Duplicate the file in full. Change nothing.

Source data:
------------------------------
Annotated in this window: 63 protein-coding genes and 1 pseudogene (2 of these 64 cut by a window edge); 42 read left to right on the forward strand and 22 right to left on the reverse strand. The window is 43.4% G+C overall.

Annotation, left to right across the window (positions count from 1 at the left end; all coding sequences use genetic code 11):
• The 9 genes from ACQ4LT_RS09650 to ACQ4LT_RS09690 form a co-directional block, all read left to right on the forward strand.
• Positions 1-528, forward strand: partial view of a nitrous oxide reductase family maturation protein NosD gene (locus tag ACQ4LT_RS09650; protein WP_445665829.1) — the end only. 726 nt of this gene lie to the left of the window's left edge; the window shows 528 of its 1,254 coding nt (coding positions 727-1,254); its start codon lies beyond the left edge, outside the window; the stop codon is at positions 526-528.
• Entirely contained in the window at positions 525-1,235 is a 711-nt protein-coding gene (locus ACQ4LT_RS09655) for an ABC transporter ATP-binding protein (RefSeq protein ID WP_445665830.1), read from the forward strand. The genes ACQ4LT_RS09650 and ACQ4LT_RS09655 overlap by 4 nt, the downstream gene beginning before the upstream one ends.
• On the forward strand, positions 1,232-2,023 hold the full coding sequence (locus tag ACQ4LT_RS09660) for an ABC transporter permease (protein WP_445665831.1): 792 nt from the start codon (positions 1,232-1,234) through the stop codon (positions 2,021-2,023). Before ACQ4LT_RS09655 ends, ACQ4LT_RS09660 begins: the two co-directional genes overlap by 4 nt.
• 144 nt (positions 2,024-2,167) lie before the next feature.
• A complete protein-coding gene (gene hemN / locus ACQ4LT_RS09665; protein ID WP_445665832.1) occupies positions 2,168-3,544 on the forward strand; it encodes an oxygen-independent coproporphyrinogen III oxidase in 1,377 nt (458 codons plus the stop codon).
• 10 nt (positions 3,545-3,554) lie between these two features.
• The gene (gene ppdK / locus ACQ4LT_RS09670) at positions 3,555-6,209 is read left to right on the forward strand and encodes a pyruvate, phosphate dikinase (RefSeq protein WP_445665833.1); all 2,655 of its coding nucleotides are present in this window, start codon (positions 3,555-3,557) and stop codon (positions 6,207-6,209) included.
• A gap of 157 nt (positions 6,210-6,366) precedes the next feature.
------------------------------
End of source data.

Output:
Annotated in this window: 63 protein-coding genes and 1 pseudogene (2 of these 64 cut by a window edge); 42 read left to right on the forward strand and 22 right to left on the reverse strand. The window is 43.4% G+C overall.

Annotation, left to right across the window (positions count from 1 at the left end; all coding sequences use genetic code 11):
• The 9 genes from ACQ4LT_RS09650 to ACQ4LT_RS09690 form a co-directional block, all read left to right on the forward strand.
• Positions 1-528, forward strand: partial view of a nitrous oxide reductase family maturation protein NosD gene (locus tag ACQ4LT_RS09650; protein WP_445665829.1) — the end only. 726 nt of this gene lie to the left of the window's left edge; the window shows 528 of its 1,254 coding nt (coding positions 727-1,254); its start codon lies beyond the left edge, outside the window; the stop codon is at positions 526-528.
• Entirely contained in the window at positions 525-1,235 is a 711-nt protein-coding gene (locus ACQ4LT_RS09655) for an ABC transporter ATP-binding protein (RefSeq protein ID WP_445665830.1), read from the forward strand. The genes ACQ4LT_RS09650 and ACQ4LT_RS09655 overlap by 4 nt, the downstream gene beginning before the upstream one ends.
• On the forward strand, positions 1,232-2,023 hold the full coding sequence (locus tag ACQ4LT_RS09660) for an ABC transporter permease (protein WP_445665831.1): 792 nt from the start codon (positions 1,232-1,234) through the stop codon (positions 2,021-2,023). Before ACQ4LT_RS09655 ends, ACQ4LT_RS09660 begins: the two co-directional genes overlap by 4 nt.
• 144 nt (positions 2,024-2,167) lie before the next feature.
• A complete protein-coding gene (gene hemN / locus ACQ4LT_RS09665; protein ID WP_445665832.1) occupies positions 2,168-3,544 on the forward strand; it encodes an oxygen-independent coproporphyrinogen III oxidase in 1,377 nt (458 codons plus the stop codon).
• 10 nt (positions 3,545-3,554) lie between these two features.
• The gene (gene ppdK / locus ACQ4LT_RS09670) at positions 3,555-6,209 is read left to right on the forward strand and encodes a pyruvate, phosphate dikinase (RefSeq protein WP_445665833.1); all 2,655 of its coding nucleotides are present in this window, start codon (positions 3,555-3,557) and stop codon (positions 6,207-6,209) included.
• A gap of 157 nt (positions 6,210-6,366) precedes the next feature.